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Today's News

  • Survey's problem shows path forward

    My phone rang in its best business voice. The person asked if I would answer questions in an environmental survey hired by Company X. I said sure.

    The survey pertained to environmental sustainability. The term means a large-scale system that helps keep itself working well. This quest plays a big part in what follows.

    Who hired the survey doesn’t matter. With any name or none, the same story emerges.

    The first question brought out the usual snare that surveys have. That is, each answer had to fit into a set box.

  • Council passes capital budget

    Los Alamos County Council has adopted the proposed Long Range Financial Plan for capital improvements with the proviso of reviewing the plan every six months. Councilors have also shaved $150,000 from the county administrator’s budget that had been earmarked for community branding.

  • Every 15 minutes: Mock crash seeks to alert students to DWI dangers

    Underage drinking was addressed head-on this morning in front of Los Alamos High School. In anticipation of prom night and graduation, LAHS Student Council in conjunction with the Los Alamos County DWI Program, conducted the nationally recognized Every 15 Minutes program with a staged crash scene.

    “I’ve seen a lot of scenarios like this that were real – especially around prom,” said Lt. Steve Branch, who’s been with the Los Alamos Fire Department for 21 years. “Death is sad and it affects the young and everyone around them.”

  • Supercomputer winners announced

    A pair of students, one from St. Pius X High School and the other from La Cueva High School, won first place in the New Mexico Supercomputing Challenge.

    Erika DeBenedictis and Tony Huang took the top prize for their simulation of the shockwave in rarified gas from an object moving through the upper atmosphere. Their project used a Direct Simulation Monte Carlo program, which they had analyzed as the best way to solve the problem.

  • Lab hosts small biz encounter

    How do you get a foot in the door with a national laboratory? And if you do have a foot in the door, how do you take full advantage of the opening?

    An event that brings together officials from Los Alamos National Laboratory and aspiring small business suppliers is dedicated to answering that question.

    There are only a couple of chances each year. The next one takes place from 8 a.m.-noon Thursday at the Cities of Gold Conference Center in Pojoaque.

    The small business forum is hosted by the laboratory’s Acquisition Services Management Division.

  • Students perform well at national science fair

    The American Indian Science and Engineering Societys (AISES) science fair was held in Albuquerque March 27-29 at the convention center. Participating were two sixth-graders from Mountain Elementary School, Morgan Irish and Chance Butler.

    They not only participated, but Irish and Butler earned high marks on their projects; they placed high in their division and both won medals.

    Students of Native American heritage are eligible to enter into this national competition and to do so must meet exacting standards of scientific rigor prior to the event.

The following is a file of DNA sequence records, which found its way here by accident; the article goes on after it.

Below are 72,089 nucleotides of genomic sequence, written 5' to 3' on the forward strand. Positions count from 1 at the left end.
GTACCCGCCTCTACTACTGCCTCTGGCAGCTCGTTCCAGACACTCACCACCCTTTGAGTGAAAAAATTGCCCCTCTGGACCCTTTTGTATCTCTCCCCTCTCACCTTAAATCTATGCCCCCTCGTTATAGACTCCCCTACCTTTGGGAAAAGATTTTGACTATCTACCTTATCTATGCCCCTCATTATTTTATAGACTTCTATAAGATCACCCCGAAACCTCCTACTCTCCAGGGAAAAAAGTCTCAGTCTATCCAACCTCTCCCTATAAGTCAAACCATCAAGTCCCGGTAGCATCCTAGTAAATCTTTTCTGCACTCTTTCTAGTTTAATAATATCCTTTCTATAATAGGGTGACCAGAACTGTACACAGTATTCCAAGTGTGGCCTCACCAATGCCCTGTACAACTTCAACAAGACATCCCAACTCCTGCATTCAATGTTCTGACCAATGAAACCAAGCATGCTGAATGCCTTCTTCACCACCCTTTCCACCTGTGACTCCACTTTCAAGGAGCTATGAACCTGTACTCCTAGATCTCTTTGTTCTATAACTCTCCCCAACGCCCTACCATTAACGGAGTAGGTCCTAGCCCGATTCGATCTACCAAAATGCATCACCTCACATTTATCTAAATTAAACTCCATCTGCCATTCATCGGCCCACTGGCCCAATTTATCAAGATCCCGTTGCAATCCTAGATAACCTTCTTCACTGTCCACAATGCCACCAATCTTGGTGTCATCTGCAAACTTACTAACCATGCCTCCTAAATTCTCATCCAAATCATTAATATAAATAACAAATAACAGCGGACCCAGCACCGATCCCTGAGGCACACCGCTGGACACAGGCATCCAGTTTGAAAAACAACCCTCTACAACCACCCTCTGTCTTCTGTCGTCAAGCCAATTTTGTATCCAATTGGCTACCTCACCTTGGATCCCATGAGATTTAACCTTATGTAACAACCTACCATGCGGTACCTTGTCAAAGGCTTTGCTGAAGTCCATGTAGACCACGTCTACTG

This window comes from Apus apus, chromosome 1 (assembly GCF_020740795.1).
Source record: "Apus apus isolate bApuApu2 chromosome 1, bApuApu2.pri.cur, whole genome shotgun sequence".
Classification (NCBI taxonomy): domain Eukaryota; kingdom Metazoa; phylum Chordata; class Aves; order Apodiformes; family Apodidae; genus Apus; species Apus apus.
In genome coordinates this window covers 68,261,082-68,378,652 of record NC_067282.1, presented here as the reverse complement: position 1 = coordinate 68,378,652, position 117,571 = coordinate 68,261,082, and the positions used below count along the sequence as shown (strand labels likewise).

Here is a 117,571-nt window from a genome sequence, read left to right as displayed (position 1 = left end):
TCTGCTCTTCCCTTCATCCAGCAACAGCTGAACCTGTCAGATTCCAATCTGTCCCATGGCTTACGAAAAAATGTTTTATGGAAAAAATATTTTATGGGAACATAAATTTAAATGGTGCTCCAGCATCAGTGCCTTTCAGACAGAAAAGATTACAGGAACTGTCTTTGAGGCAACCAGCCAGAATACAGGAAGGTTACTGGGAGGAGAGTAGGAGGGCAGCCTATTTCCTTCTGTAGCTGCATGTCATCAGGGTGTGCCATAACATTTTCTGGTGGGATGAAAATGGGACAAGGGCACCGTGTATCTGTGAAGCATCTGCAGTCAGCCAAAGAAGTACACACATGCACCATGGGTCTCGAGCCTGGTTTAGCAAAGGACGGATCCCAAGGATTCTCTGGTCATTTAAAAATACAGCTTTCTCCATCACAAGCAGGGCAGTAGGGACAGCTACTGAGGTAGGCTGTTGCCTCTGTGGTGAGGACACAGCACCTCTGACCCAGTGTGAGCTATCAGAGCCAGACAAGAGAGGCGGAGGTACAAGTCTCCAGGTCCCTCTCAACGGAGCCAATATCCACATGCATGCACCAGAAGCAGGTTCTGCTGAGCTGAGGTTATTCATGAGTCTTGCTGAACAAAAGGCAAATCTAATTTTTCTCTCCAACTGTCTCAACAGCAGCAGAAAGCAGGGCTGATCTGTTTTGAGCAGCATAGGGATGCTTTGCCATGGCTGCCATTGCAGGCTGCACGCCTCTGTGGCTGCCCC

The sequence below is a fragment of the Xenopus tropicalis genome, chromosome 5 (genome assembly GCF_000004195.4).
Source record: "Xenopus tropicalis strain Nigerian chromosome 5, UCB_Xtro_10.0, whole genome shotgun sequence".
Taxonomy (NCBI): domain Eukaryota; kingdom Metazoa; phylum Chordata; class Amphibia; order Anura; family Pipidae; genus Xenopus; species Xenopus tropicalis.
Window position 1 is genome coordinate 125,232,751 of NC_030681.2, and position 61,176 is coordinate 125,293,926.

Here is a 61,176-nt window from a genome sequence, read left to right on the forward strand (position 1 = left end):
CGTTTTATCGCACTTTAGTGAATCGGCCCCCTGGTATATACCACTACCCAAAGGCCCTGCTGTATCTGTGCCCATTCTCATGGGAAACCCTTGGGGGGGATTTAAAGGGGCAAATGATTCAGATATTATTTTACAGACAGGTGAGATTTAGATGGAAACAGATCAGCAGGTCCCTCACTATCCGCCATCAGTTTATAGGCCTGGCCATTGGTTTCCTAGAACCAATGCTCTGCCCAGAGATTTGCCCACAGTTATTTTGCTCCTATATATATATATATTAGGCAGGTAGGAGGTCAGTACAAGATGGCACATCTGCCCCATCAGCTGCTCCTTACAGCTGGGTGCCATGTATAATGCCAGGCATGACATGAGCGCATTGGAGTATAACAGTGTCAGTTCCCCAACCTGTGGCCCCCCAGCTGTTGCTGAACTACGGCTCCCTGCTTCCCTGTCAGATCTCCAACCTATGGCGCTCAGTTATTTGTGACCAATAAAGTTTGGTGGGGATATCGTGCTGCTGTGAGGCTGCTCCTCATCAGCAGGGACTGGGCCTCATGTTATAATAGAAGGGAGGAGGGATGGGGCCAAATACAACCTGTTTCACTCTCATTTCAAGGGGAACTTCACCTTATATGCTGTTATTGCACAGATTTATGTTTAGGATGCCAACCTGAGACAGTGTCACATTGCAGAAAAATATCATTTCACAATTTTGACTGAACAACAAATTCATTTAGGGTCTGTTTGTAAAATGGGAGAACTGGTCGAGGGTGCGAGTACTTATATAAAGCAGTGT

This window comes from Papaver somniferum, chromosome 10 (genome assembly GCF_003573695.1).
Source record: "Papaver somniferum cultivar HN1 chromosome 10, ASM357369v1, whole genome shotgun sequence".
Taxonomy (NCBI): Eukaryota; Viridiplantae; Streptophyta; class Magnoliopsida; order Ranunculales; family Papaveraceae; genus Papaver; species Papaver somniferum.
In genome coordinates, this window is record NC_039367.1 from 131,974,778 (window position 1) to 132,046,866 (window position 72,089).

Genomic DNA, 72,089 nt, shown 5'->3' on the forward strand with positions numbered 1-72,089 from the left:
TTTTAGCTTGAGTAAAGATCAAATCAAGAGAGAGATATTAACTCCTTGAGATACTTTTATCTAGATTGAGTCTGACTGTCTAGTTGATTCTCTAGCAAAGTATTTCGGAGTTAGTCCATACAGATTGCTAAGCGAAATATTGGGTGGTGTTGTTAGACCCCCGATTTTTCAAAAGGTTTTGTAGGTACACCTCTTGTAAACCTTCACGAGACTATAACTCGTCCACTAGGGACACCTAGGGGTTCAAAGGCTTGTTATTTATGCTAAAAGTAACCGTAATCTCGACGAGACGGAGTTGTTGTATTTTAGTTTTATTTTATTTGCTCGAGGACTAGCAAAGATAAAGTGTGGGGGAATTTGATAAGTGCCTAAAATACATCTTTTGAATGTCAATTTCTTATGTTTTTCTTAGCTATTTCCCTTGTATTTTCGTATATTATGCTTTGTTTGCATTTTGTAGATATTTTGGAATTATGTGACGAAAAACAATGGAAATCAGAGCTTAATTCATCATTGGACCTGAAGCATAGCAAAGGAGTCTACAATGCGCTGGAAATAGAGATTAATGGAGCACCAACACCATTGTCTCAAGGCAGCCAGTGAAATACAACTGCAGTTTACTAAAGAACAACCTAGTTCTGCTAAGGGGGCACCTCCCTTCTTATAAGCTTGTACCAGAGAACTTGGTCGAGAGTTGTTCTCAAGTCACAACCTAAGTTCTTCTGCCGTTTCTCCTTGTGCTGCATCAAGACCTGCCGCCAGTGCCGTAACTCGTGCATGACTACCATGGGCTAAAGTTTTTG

• The Yoga Diary: A dancer endures a week of hot yoga

    Spring break, for me, means the ballet studios are closed and I have to find some other way to contort myself. Thanks to the suggestion of a friend, I found one in Los Alamos’ newest, hottest thing: Bikram yoga.

    Day One

    I went in kind of cocky. I can touch my toes easily. I can do the splits. But Bikram’s Yoga College of India – Los Alamos, the new studio located in the old Ed’s Market, offers something I’d never done: yoga in a humid, 105-degree setting.

    The temperature makes the news more often than owner Melissa Theesfeld wishes.

  • White collar crime's a dirty business: FBI battles a state load of public corruption

    ALBUQUERQUE — Public officials who are successful, well-respected family men and women risk it all the day they act out of greed. When they cross that line, chances are better than good they will come to the attention of the Federal Bureau of Investigation.

    The abuse of power by public officials goes back a long way in this state, said Special Agent Marcus B. McCaskill, with the FBI’s White Collar Crime Program. Their motivation is a desire for more money, more power or both, McCaskill told participants at the FBI Citizens’ Academy Tuesday.

  • Sports schedule

    TuesdayTrack and field: LAMS at Pojoaque, boys and girls, 3 p.m.Baseball: Bernalillo at Los Alamos, JV 4 p.m.Softball: Bernalillo at Los Alamos, JV 4 p.m.

    WednesdayBaseball: Los Alamos at Bernalillo, varsity 4 p.m.Softball: Los Alamos at Bernalillo, varsity 4 p.m.

    ThursdayGolf: Los Alamos at Eldorado Invite, boys and girls varsity, 9 a.m.Track and field: Los Alamos JV Invite, boys and girls, 3 p.m.

  • Tennis: Toppers look impressive in district sweep

    SANTA FE — There wasn’t much left to chance this weekend.Both the Los Alamos Hilltopper boys and girls tennis teams took part in the pre-District 2AAAA tournament Friday and Saturday hoping to leave no doubt as to which teams would get the top seeding in the 2AAAA championship tournament in two weeks.And the Hilltoppers came through in impressive fashion.Both teams soundly defeated the Española Valley Sundevils at home Friday and both scored impressive wins over Capital and Taos Saturday at Capital’s home courts.The s